A cult statue within a Greek temple simultaneously manifested the presence of the divinity in the human realm and communicated that deity’s ties to the local community. A marked escalation in the production of cult statues occurred in the second century B.C.E. as Greek poleis used the erection of sacred monuments to negotiate the changing political environment of this time. Among this production was the monumental cult statue group created for the Temple of Despoina at Lykosoura, which had been incorporated into the Megalopolitan synoecism of 369 B.C.E. I argue that the cult statue group at Lykosoura helped redefine an Arkadian identity in the second century B.C.E. through the employment of a local sculptor, local marble, and allusions to the Arkadian goddess’s local mythology. In so doing, Megalopolis not only solidified its preeminence in Arkadia, but also promoted its own position within the contemporary political turmoil of the Mediterranean by aligning itself with an esteemed cult, largely of its own making.
In the first section of the paper, I examine how the distinctly Arkadian elements of the cult statue group contributed to the creation of a pan-Arkadian identity at Lykosoura. Scholars of Hellenistic religious practices have demonstrated that numerous cities throughout the Mediterranean propagated their patron cults through the implementation of Panhellenic festivals, monumental architectural renovations, and new cult statues (Chaniotis 2002; Parker 2009; Platt 2011; Melfi 2016). I suggest that the renowned second-century B.C.E. sculptor Damophon of Messene created the Lykosoura statue group in such a way as to make the cult of Despoina seem even more venerable than it was in practice. Pausanias described the worship of Despoina as the most prevalent in Arkadia (8.37.9), yet the goddess’s sanctuary is not mentioned in any extant literary or epigraphic source prior to the second century B.C.E. The extant architectural remains of the sanctuary date after the Megalopolitan synoecism, leading Alaya Palamidis (2018) to suggest that the newly established city of Megalopolis transformed Lykosoura into a cult center that communicated a pan-Arkadian identity to link the formerly independent communities together. Damophon expressed this Arkadian character in the Despoina cult group through his choice of figures; the four major figures of the composition were linked only in the local Arkadian mythology of the goddess. The Arkadians worshipped Despoina as a powerful nature goddess tied to the pastoral life specific to the region. Moreover, by using local marble for the cult statue group, Damophon expressed physically the ties between this deity and the natural resources of Arkadia.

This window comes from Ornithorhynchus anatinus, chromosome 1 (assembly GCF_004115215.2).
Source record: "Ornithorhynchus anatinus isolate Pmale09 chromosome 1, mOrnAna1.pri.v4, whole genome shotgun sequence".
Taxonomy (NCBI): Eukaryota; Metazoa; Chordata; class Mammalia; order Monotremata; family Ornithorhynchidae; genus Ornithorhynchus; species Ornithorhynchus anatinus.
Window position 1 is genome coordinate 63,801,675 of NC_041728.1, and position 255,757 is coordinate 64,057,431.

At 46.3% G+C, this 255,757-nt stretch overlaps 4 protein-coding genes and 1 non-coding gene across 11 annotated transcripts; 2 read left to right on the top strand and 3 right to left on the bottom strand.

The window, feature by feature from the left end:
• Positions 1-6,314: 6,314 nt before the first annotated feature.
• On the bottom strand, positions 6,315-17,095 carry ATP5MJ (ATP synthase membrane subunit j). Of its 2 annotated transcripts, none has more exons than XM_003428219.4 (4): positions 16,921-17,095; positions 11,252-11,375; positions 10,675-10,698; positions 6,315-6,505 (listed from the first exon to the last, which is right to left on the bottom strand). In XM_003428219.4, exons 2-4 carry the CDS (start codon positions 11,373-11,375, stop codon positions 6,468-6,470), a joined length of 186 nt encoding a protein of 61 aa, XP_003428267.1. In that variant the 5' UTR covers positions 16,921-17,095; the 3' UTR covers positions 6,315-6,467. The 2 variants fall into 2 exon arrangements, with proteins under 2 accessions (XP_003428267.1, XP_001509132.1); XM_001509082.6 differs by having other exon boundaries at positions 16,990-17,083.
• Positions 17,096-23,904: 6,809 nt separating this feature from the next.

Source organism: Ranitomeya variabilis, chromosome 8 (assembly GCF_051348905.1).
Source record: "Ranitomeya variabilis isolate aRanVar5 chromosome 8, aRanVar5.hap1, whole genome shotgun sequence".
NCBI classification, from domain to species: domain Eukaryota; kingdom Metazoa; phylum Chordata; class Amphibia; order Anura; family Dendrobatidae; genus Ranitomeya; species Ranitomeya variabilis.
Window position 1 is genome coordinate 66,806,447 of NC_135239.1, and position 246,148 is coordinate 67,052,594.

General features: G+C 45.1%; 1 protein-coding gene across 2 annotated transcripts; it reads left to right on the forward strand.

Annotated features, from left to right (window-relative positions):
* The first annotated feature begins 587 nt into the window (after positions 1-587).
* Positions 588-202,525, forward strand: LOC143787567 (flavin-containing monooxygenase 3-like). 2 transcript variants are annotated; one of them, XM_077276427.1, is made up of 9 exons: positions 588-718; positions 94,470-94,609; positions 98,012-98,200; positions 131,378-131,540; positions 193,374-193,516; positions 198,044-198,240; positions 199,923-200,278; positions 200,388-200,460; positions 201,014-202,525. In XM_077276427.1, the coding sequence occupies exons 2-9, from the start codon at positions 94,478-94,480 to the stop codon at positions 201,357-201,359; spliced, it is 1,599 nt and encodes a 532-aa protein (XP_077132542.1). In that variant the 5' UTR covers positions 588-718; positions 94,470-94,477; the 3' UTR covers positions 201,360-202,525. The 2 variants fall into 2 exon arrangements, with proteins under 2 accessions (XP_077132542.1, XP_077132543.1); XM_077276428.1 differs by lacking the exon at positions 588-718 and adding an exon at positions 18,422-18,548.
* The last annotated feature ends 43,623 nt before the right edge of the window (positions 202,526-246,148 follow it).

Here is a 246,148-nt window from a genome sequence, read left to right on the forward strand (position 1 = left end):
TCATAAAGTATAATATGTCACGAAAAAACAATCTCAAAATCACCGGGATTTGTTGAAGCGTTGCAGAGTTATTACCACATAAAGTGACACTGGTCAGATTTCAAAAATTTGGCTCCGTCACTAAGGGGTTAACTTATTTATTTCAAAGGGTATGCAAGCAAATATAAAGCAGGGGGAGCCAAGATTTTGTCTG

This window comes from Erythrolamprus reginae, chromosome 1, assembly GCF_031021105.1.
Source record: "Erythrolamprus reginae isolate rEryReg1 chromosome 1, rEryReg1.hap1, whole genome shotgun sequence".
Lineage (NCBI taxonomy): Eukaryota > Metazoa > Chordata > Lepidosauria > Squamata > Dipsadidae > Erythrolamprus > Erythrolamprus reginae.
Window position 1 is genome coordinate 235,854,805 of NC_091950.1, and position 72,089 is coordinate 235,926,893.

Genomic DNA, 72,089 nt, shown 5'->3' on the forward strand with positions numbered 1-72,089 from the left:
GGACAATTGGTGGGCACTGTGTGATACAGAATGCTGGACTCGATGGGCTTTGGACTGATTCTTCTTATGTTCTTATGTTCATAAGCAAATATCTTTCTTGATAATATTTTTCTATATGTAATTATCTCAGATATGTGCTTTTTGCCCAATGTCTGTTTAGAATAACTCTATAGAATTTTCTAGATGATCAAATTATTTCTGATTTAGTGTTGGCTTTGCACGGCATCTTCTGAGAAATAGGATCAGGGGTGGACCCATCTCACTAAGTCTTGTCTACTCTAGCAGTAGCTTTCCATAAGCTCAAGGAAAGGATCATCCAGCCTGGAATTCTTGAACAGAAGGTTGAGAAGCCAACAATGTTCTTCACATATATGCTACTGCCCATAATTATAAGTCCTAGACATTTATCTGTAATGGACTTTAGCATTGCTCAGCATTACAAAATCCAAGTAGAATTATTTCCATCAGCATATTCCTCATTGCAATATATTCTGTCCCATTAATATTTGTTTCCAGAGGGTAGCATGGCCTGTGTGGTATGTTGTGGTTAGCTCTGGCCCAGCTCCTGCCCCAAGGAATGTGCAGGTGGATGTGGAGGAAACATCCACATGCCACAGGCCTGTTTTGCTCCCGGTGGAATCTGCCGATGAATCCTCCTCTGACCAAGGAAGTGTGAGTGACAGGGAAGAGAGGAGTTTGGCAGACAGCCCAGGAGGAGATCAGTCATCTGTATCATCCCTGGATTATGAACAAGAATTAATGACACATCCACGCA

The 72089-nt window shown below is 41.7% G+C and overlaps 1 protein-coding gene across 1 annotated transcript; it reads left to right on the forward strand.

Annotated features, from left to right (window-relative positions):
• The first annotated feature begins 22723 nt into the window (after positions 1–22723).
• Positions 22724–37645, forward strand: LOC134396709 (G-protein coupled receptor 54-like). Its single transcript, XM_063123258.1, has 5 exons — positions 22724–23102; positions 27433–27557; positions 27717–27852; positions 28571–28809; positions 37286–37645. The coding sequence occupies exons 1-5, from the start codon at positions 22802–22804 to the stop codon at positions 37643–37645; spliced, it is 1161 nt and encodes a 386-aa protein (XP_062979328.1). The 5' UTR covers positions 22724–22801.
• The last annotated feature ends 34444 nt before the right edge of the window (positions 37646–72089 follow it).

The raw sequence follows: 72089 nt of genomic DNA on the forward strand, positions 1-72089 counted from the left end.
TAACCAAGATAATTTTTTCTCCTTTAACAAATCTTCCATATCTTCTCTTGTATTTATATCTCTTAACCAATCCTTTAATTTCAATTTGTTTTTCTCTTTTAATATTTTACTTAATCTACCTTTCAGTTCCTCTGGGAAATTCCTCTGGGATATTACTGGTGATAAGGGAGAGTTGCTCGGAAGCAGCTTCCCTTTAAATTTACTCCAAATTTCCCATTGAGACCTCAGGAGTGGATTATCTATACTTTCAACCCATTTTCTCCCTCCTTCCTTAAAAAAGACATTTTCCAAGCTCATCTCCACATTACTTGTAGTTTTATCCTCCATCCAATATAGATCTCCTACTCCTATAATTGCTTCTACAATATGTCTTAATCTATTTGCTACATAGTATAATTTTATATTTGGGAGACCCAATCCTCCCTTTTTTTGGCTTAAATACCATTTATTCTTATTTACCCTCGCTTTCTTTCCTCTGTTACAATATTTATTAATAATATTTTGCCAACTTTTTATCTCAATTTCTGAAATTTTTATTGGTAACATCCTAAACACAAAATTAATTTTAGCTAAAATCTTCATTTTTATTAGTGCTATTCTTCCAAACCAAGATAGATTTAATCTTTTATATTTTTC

In the second section of the paper, I demonstrate how the scale of the cult statue group highlighted the political identities of Megalopolis and the Arkadians. Much scholarship on Hellenistic cult statues has discussed how many smaller temples like that at Lykosoura contained comparatively colossal cult images in this period, thereby clearly evoking the power and majesty of the divine figure (Cain 1995; Faulstich 1997; Damaskos 1999; Ridgway 2000; Mylonopoulos 2011). Damophon used the temple’s small dimensions to his advantage; though they would have stood just under six meters tall, the Lykosoura figures filled the entire back wall of the temple’s cella. As such, they commanded an imposing presence that illustrated the magnificence of the deities. However, I suggest that this monumental scale further highlighted the significance of the sanctuary within Arkadia through the illusion of an awe-inspiring monument, reminiscent of the famed cult statues of the Classical period. Through his choice of content, materials, and scale for the Lykosoura cult statue group, I argue in this paper that Damophon created a monument that exhibited a distinctly Arkadian character while also providing the sanctuary with an air of antiquity and veneration that masked its relatively recent creation. This monument thus fabricated simultaneously the local identity of the community and the significance of this pan-Arkadian cult in order to bolster Megalopolis’s political position in the second century B.C.E.
Monumental Expressions of Political Identity